'How much.'

'Getting on for half a million.'


'Fuck indeed. I'd no way of finding that in a hurry, so he forced us to come and live here and work for him — running errands, delivering payments, meeting and rewarding clients. That's what we have to do tonight. There's a wealthy bastard due for a large kickback. Nothing's above board or straightforward with Frank. Instead of just paying the bloke, he throws a conspicuous party, politicians and big end of town. Then someone no one knows shows up with beautiful partner, the money is quietly handed over while Frank is otherwise engaged, and…' Elbert sighed, shook his head and slumped. 'And now my bitch of a wife gets herself fucked stupid, catches some dreaded lurgy and won't be able to go. Frank will probably kill me.'

'I'll take her place.'

Elbert's face lost it's tension, he relaxed and laughed. Mort looked at him in delight. His beautiful smile made him even more handsome. At that moment he would have done anything to make this man's life easier.

'One slight problem; you're not a female.'

'But I fooled everyone last night, even my school teacher.'

Elbert's face had relapsed into despair. 'Thanks, Mort, but it won't work. Especially with the dress she has to wear.'

'At least let me put it on and see what you think! Don't be such a wimp!'

'Elbert pulled a wry face. 'Wouldn't you be embarrassed to be partnered by a black man?'

'Idiot! That's the attraction. I think you're incredibly sexy and handsome and…' He stopped, suddenly realising that Elbert was more than likely a gay basher.

'You're queer?' the voice expressionless.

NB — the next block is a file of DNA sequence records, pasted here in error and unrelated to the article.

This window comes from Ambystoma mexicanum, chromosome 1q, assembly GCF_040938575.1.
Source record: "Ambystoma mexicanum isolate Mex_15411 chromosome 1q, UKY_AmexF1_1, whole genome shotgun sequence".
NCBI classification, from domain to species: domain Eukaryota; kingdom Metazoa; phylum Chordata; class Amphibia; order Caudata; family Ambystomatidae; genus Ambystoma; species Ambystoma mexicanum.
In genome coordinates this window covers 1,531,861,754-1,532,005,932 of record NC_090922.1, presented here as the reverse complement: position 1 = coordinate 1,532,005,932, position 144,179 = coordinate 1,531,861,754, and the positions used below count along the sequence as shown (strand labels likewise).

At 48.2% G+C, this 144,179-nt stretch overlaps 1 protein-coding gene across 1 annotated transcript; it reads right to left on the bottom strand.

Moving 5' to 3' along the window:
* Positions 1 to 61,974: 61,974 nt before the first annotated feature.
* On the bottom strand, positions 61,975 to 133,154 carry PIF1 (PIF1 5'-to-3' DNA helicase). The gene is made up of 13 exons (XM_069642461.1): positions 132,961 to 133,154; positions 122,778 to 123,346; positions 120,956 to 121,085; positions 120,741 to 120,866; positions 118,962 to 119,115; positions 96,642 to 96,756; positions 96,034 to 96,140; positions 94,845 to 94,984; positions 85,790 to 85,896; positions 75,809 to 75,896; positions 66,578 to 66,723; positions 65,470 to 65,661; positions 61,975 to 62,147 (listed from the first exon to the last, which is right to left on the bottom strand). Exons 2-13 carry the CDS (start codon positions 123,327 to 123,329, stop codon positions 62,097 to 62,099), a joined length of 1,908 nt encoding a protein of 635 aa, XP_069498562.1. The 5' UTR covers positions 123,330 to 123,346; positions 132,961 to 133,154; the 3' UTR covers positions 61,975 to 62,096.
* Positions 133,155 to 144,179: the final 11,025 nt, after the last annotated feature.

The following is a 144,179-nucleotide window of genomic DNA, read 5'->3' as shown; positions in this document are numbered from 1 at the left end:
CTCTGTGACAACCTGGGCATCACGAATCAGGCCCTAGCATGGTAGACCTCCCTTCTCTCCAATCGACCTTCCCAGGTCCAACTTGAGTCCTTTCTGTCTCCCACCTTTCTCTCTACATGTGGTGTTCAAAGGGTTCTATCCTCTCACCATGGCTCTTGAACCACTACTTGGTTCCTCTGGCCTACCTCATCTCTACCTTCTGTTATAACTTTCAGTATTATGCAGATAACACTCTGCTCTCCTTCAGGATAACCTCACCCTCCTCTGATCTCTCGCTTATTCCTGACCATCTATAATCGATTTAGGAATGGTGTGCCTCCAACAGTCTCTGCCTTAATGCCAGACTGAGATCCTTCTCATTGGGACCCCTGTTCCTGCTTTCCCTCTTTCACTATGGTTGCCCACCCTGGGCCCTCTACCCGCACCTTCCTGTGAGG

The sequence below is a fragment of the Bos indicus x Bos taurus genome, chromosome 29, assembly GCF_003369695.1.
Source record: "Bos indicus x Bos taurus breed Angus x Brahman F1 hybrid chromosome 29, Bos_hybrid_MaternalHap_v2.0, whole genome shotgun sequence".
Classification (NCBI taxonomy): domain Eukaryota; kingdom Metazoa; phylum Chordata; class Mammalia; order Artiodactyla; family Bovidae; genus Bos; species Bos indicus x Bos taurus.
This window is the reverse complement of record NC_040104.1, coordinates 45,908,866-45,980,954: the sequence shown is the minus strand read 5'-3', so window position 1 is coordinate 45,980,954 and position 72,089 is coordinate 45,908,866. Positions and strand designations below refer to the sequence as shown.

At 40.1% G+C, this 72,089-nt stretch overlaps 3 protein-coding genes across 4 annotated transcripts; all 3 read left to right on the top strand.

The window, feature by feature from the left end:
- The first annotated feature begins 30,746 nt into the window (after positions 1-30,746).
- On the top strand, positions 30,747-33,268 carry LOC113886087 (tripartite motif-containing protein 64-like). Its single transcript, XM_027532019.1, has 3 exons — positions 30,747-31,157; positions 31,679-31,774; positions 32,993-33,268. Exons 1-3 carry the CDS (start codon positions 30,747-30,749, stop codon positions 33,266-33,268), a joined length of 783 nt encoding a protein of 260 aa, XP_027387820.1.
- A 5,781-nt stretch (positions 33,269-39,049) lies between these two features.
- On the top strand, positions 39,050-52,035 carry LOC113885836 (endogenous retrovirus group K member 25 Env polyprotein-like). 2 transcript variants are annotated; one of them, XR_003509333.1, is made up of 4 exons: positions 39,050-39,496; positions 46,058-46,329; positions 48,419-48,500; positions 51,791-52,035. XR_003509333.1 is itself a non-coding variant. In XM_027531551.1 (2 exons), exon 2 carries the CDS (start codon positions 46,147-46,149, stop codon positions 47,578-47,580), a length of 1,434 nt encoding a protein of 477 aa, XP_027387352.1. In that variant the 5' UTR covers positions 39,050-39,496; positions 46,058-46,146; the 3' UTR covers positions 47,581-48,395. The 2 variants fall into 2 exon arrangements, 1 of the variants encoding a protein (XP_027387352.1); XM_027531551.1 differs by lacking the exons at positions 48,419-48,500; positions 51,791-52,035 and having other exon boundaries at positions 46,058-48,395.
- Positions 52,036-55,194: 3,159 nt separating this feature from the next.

'No. I'm a sexual being, like all men.'

'With no particular preference?'

'With a preference for people who are strong, slim, intelligent, adventurous, honest, healthy and good looking.'

'Narrows the field somewhat.'

'At the moment the field numbers exactly none, because the only possibility is not adventurous.'

Elbert laughed again.

'Come on.' Mort challenged. 'Prove me wrong.'

The dress Frank had provided for Perdita consisted of a short sleeved, heavily embroidered bolero fastened between the breasts by a silver chain, and a flat wrap for a skirt. The bolero had the advantage of concealing Mort's squarer-than-usual-for-a-girl shoulders, but the disadvantage of preventing the use of a brassiere. This was solved by separating the cups of one of Perdita's bras, padding them and sewing them on the inside of the bolero. When the chain was fastened Mort's pecs were squeezed together slightly, providing a hint of cleavage.

The bolero stopped just below the breasts. The skirt, made of the same fabric, began thirty centimetres lower at the hips, and was joined at the right thigh with a silver chain. Each step caused the skirt to part, revealing a well-turned leg from ankle to hip. Perdita's red bikini thong was again pressed into service, and the ensemble was garnished with glittering sandals, a navel jewel, matching silver earrings, necklace and bangles. The same simple makeup and hairstyle as he'd used the previous night completed the transformation.